By Dave Lawrence, Doug Callahan, Eric Steigleder, Christian Wright
Multimedia Journalism Masters Program
RICHMOND, Va. – Hundreds of people lined up outside the doors of the Virginia Museum of Fine Arts on a beautiful Saturday morning to attend the opening of the long-awaited Pablo Picasso exhibition.
The works, on loan from the Musée National Picasso, Paris, will be on view until May 15.
“A show of this stature you would normally see in New York City,” said Robin Nicholson, deputy director for Art and Education at the VMFA.
The exhibition is unique because it represents samples of work Picasso set aside as a way to establish his legacy. All major phases of his career, including the Blue and Rose periods, Cubism, his return to Classicism, Surrealism, and his political and social works, are represented. In all, 176 works are featured, including paintings, sculptures, sketches and prints.
“This exhibition is without a doubt an once-in-a-lifetime opportunity for the American public,” said VMFA Director Alex Nyerges in a press statement. “An exhibition this monumental is extremely rare, especially one that spans the entire career of a figure who many consider the most influential, innovative and creative artist of the 20th century.”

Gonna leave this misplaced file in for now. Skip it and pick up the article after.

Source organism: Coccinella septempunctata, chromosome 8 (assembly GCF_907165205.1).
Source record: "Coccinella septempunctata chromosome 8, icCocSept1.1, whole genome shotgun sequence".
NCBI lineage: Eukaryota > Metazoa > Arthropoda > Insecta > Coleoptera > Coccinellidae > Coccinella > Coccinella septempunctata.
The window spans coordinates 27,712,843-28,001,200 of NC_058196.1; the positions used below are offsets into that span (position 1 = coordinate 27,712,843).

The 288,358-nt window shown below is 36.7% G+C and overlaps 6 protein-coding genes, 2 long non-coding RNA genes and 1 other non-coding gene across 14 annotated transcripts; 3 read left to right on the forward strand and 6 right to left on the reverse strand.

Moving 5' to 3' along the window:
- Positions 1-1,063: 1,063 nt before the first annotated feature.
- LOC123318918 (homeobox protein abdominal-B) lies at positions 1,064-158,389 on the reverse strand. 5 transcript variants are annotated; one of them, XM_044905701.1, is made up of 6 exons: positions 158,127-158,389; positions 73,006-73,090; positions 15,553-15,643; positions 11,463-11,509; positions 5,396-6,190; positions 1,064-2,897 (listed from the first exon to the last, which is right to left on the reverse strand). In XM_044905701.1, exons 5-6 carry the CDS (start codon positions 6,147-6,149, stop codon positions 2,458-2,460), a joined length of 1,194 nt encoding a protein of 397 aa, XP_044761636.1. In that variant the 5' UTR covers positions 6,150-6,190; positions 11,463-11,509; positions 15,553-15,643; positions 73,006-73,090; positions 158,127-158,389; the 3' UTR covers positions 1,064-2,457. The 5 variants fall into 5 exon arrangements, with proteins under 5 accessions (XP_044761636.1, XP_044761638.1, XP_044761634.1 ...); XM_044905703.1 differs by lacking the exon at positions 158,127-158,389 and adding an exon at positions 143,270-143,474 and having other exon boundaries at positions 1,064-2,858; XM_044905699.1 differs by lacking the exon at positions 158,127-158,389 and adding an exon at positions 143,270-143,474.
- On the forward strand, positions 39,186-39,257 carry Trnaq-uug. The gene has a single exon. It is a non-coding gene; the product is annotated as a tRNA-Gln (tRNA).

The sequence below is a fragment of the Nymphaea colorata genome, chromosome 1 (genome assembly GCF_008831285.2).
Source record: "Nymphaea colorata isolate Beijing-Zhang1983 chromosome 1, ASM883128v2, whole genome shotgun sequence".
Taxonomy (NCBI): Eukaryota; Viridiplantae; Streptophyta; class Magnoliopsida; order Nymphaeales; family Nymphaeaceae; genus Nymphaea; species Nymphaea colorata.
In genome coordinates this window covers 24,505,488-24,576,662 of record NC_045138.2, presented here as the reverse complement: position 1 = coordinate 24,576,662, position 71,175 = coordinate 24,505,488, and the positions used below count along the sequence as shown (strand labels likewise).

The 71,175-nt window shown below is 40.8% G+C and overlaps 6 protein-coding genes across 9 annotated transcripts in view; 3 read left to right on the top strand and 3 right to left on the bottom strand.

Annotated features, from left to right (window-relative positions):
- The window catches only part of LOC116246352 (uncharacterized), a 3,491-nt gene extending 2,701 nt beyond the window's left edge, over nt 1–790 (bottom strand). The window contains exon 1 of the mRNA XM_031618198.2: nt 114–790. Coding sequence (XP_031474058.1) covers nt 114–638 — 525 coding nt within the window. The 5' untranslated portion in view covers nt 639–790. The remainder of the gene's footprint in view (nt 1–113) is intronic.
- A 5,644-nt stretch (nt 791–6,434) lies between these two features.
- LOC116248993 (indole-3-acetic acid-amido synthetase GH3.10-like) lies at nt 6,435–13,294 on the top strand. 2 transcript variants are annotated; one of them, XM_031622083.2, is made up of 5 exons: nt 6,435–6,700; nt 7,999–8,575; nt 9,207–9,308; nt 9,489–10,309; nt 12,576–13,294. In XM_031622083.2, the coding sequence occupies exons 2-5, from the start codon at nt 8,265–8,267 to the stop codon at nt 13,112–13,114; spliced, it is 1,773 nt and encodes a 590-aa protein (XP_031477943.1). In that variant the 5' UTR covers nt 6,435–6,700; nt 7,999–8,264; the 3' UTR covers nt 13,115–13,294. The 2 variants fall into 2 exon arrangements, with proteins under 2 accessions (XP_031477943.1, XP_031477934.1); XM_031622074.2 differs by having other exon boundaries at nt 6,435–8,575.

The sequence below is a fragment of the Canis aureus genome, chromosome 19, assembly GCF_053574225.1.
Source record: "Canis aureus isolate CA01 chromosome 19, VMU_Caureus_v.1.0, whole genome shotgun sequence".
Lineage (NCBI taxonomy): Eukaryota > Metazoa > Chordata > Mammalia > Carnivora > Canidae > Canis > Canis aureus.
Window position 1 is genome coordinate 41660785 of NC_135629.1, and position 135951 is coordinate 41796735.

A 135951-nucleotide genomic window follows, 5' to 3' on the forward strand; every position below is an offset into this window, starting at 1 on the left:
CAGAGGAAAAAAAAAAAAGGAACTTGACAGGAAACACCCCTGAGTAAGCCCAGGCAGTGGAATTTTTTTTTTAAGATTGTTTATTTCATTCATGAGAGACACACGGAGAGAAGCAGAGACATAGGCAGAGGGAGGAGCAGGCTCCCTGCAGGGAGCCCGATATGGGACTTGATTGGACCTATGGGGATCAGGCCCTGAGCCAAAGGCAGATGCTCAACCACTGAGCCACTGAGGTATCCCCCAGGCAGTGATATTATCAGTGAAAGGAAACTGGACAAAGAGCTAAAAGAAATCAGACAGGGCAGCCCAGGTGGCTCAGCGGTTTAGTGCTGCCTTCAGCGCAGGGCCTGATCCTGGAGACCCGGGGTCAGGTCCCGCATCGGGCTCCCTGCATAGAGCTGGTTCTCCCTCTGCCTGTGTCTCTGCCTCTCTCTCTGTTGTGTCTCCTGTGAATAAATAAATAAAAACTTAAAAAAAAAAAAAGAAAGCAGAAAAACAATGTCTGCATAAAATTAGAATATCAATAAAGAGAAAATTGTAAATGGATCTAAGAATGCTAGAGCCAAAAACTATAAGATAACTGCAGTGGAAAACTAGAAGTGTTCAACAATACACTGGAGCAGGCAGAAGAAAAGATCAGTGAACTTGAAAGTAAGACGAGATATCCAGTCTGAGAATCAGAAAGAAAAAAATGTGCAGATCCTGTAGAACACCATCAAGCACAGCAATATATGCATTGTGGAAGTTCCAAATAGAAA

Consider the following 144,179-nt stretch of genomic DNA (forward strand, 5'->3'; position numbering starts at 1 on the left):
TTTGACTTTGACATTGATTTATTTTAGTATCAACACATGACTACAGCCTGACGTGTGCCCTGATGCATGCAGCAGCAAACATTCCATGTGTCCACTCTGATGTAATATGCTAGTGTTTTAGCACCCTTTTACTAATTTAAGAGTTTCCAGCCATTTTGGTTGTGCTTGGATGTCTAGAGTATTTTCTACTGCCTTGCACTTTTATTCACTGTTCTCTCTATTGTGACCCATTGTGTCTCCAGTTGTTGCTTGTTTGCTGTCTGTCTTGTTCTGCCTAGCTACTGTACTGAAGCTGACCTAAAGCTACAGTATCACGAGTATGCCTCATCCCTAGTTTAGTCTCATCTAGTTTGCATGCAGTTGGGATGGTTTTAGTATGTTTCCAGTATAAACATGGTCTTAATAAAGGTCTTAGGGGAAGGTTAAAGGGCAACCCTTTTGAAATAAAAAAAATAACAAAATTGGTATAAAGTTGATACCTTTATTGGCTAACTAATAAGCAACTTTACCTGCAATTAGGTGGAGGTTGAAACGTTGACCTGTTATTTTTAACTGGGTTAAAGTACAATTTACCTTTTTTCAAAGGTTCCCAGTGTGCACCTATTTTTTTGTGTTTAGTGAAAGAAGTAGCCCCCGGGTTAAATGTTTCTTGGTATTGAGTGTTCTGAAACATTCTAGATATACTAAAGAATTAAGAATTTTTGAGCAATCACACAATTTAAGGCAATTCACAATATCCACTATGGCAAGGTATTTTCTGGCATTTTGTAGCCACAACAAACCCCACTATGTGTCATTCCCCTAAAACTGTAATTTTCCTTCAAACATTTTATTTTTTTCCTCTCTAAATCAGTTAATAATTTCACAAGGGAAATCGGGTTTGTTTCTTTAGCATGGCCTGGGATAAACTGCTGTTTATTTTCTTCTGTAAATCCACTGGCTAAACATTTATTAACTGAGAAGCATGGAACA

Many of the Saturday’s visitors agreed.
“I think it’s a great exhibit,” said Cliff Edwards, a professor of religious studies at VCU.
He said he especially liked the way the exhibit shows the diversity and evolution of Picasso’s art.
“He seems to use all kinds of materials. He builds of everything that’s around him. He uses ordinary objects. He seems to have fun with his paint,” Edwards said.
VMFA marketing director Bob Tarren said that more than 6,000 VMFA members attended two days of member previews of the exhibit, and 700 attended a donor’s gala.
So far, 35,000 tickets for the exhibit have been sold.
“This is obviously not your grandfather’s museum exhibition full of dusty old stuff,” Tarren said. “This is buzzworthy.”
In addition the artwork, VMFA will be showing Henri-Georges Clouzot’s 1956 film, “The Mystery of Picasso,” during its Fourth Fridays event on Friday, Feb. 25. The film shows Picasso working “on the opposite side of a glass canvas on which he is painting,” and features many candid comments by the artist. Tickets for the film are $7 for the general public and $5 for VMFA members.
The exhibit is free for VMFA members and children 6 and under; $20 for adults; and $16 for seniors 65 and over, students with IDs, adults in groups of 10 or more, and youths aged 7 to 17.